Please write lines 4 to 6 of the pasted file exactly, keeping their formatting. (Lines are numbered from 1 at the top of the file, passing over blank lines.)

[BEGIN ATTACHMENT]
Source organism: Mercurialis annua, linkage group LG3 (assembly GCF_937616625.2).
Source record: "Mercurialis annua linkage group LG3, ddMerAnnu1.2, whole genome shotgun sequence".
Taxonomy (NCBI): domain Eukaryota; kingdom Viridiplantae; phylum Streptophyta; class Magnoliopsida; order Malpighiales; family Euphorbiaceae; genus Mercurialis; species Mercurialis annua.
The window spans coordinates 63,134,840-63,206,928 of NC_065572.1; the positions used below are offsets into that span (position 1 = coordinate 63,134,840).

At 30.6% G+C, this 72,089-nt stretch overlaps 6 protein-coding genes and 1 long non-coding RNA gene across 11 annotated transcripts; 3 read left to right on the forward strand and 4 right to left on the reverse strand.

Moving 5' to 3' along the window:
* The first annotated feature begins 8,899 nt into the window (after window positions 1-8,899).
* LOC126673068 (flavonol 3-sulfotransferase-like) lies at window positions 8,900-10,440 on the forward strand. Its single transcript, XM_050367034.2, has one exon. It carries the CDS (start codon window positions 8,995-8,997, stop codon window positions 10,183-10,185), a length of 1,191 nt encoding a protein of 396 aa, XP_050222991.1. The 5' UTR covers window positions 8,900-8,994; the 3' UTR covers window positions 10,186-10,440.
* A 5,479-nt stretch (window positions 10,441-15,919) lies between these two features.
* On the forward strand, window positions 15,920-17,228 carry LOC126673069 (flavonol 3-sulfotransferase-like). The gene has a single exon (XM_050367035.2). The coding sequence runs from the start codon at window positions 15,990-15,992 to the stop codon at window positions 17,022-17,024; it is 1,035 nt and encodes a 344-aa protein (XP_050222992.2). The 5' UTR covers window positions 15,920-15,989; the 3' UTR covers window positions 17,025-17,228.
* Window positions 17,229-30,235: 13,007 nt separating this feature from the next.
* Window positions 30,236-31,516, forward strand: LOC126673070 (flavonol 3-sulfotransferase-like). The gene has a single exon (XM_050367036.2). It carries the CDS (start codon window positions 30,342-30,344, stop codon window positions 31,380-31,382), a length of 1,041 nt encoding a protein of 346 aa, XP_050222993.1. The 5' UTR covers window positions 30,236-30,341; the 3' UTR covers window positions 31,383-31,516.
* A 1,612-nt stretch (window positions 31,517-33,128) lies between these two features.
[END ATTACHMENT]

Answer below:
The window spans coordinates 63,134,840-63,206,928 of NC_065572.1; the positions used below are offsets into that span (position 1 = coordinate 63,134,840).

At 30.6% G+C, this 72,089-nt stretch overlaps 6 protein-coding genes and 1 long non-coding RNA gene across 11 annotated transcripts; 3 read left to right on the forward strand and 4 right to left on the reverse strand.

Moving 5' to 3' along the window: